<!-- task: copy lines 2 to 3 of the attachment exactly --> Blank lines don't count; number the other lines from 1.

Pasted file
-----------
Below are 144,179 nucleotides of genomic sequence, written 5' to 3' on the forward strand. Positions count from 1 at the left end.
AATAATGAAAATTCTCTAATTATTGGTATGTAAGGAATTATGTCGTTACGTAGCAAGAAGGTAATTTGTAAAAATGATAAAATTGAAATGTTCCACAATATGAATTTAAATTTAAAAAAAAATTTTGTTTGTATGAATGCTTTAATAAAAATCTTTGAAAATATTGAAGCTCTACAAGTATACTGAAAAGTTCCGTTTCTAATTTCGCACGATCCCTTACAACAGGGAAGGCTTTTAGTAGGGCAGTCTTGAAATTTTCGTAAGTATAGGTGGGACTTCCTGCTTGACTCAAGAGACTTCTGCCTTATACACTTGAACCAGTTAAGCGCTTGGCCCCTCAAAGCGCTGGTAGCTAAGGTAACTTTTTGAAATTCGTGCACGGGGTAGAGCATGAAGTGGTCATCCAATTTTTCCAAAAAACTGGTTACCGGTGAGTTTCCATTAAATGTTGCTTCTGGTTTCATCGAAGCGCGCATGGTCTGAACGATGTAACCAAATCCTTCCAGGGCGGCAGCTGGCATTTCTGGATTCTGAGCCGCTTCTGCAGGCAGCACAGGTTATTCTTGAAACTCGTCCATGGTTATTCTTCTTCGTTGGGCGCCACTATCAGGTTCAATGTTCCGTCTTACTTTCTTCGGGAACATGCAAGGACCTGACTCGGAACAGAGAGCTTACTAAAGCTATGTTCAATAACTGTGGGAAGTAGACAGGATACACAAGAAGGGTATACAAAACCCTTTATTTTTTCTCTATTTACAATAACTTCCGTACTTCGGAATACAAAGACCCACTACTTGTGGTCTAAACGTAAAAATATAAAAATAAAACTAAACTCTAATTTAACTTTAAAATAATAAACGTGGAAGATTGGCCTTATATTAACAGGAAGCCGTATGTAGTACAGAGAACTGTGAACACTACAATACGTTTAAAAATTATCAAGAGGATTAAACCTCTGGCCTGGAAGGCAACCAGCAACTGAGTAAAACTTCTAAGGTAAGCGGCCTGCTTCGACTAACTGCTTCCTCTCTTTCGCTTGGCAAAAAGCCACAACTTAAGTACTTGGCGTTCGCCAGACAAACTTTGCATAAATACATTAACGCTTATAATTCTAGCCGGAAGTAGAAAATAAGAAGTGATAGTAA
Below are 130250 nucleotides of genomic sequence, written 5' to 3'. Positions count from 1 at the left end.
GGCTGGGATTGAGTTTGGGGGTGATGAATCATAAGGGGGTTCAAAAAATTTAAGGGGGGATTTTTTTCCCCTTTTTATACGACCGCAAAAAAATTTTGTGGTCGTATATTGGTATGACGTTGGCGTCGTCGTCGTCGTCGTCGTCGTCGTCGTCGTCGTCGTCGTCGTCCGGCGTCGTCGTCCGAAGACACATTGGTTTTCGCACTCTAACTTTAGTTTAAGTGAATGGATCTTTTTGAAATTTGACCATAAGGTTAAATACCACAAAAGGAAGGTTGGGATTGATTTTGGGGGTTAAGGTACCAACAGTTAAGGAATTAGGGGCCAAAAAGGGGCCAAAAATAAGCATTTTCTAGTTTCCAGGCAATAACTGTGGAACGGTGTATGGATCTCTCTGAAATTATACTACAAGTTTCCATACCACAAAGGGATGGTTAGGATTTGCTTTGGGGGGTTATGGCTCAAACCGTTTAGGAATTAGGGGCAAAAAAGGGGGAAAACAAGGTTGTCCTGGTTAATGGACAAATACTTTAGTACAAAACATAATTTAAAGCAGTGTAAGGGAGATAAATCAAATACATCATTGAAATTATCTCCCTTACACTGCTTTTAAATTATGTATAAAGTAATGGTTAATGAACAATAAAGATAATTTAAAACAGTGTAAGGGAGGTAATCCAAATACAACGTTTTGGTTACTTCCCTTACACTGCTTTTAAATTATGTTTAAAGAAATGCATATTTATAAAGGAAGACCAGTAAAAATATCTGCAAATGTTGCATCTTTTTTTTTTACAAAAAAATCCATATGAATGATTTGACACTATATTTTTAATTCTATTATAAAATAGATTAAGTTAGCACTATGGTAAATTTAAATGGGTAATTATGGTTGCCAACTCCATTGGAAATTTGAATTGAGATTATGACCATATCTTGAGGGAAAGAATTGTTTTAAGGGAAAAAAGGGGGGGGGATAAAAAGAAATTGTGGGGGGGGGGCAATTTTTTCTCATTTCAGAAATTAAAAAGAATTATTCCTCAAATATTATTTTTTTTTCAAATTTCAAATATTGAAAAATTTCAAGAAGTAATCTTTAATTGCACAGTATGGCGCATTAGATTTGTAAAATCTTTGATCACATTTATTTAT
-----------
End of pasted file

AATAATGAAAATTCTCTAATTATTGGTATGTAAGGAATTATGTCGTTACGTAGCAAGAAGGTAATTTGTAAAAATGATAAAATTGAAATGTTCCACAATATGAATTTAAATTTAAAAAAAAATTTTGTTTGTATGAATGCTTTAATAAAAATCTTTGAAAATATTGAAGCTCTACAAGTATACTGAAAAGTTCCGTTTCTAATTTCGCACGATCCCTTACAACAGGGAAGGCTTTTAGTAGGGCAGTCTTGAAATTTTCGTAAGTATAGGTGGGACTTCCTGCTTGACTCAAGAGACTTCTGCCTTATACACTTGAACCAGTTAAGCGCTTGGCCCCTCAAAGCGCTGGTAGCTAAGGTAACTTTTTGAAATTCGTGCACGGGGTAGAGCATGAAGTGGTCATCCAATTTTTCCAAAAAACTGGTTACCGGTGAGTTTCCATTAAATGTTGCTTCTGGTTTCATCGAAGCGCGCATGGTCTGAACGATGTAACCAAATCCTTCCAGGGCGGCAGCTGGCATTTCTGGATTCTGAGCCGCTTCTGCAGGCAGCACAGGTTATTCTTGAAACTCGTCCATGGTTATTCTTCTTCGTTGGGCGCCACTATCAGGTTCAATGTTCCGTCTTACTTTCTTCGGGAACATGCAAGGACCTGACTCGGAACAGAGAGCTTACTAAAGCTATGTTCAATAACTGTGGGAAGTAGACAGGATACACAAGAAGGGTATACAAAACCCTTTATTTTTTCTCTATTTACAATAACTTCCGTACTTCGGAATACAAAGACCCACTACTTGTGGTCTAAACGTAAAAATATAAAAATAAAACTAAACTCTAATTTAACTTTAAAATAATAAACGTGGAAGATTGGCCTTATATTAACAGGAAGCCGTATGTAGTACAGAGAACTGTGAACACTACAATACGTTTAAAAATTATCAAGAGGATTAAACCTCTGGCCTGGAAGGCAACCAGCAACTGAGTAAAACTTCTAAGGTAAGCGGCCTGCTTCGACTAACTGCTTCCTCTCTTTCGCTTGGCAAAAAGCCACAACTTAAGTACTTGGCGTTCGCCAGACAAACTTTGCATAAATACATTAACGCTTATAATTCTAGCCGGAAGTAGAAAATAAGAAGTGATAGTAA
Below are 130250 nucleotides of genomic sequence, written 5' to 3'. Positions count from 1 at the left end.